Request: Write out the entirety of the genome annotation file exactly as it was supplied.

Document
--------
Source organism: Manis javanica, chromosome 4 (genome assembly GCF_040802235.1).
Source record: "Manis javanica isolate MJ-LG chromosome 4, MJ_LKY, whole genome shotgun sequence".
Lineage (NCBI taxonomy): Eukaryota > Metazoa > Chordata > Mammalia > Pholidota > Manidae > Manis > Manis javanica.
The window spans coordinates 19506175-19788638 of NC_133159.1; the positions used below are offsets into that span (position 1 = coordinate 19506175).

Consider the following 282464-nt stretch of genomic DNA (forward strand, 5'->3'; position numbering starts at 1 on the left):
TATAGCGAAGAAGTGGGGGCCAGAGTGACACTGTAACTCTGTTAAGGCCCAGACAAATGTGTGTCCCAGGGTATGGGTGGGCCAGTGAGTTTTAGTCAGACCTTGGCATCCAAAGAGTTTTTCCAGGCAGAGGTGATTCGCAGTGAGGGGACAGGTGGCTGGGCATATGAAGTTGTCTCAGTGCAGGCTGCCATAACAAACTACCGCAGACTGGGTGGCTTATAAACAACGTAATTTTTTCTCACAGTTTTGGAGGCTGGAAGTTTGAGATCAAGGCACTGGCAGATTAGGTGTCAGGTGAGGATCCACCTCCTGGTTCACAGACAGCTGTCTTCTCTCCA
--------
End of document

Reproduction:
Source organism: Manis javanica, chromosome 4 (genome assembly GCF_040802235.1).
Source record: "Manis javanica isolate MJ-LG chromosome 4, MJ_LKY, whole genome shotgun sequence".
Lineage (NCBI taxonomy): Eukaryota > Metazoa > Chordata > Mammalia > Pholidota > Manidae > Manis > Manis javanica.
The window spans coordinates 19506175-19788638 of NC_133159.1; the positions used below are offsets into that span (position 1 = coordinate 19506175).

Consider the following 282464-nt stretch of genomic DNA (forward strand, 5'->3'; position numbering starts at 1 on the left):
TATAGCGAAGAAGTGGGGGCCAGAGTGACACTGTAACTCTGTTAAGGCCCAGACAAATGTGTGTCCCAGGGTATGGGTGGGCCAGTGAGTTTTAGTCAGACCTTGGCATCCAAAGAGTTTTTCCAGGCAGAGGTGATTCGCAGTGAGGGGACAGGTGGCTGGGCATATGAAGTTGTCTCAGTGCAGGCTGCCATAACAAACTACCGCAGACTGGGTGGCTTATAAACAACGTAATTTTTTCTCACAGTTTTGGAGGCTGGAAGTTTGAGATCAAGGCACTGGCAGATTAGGTGTCAGGTGAGGATCCACCTCCTGGTTCACAGACAGCTGTCTTCTCTCCA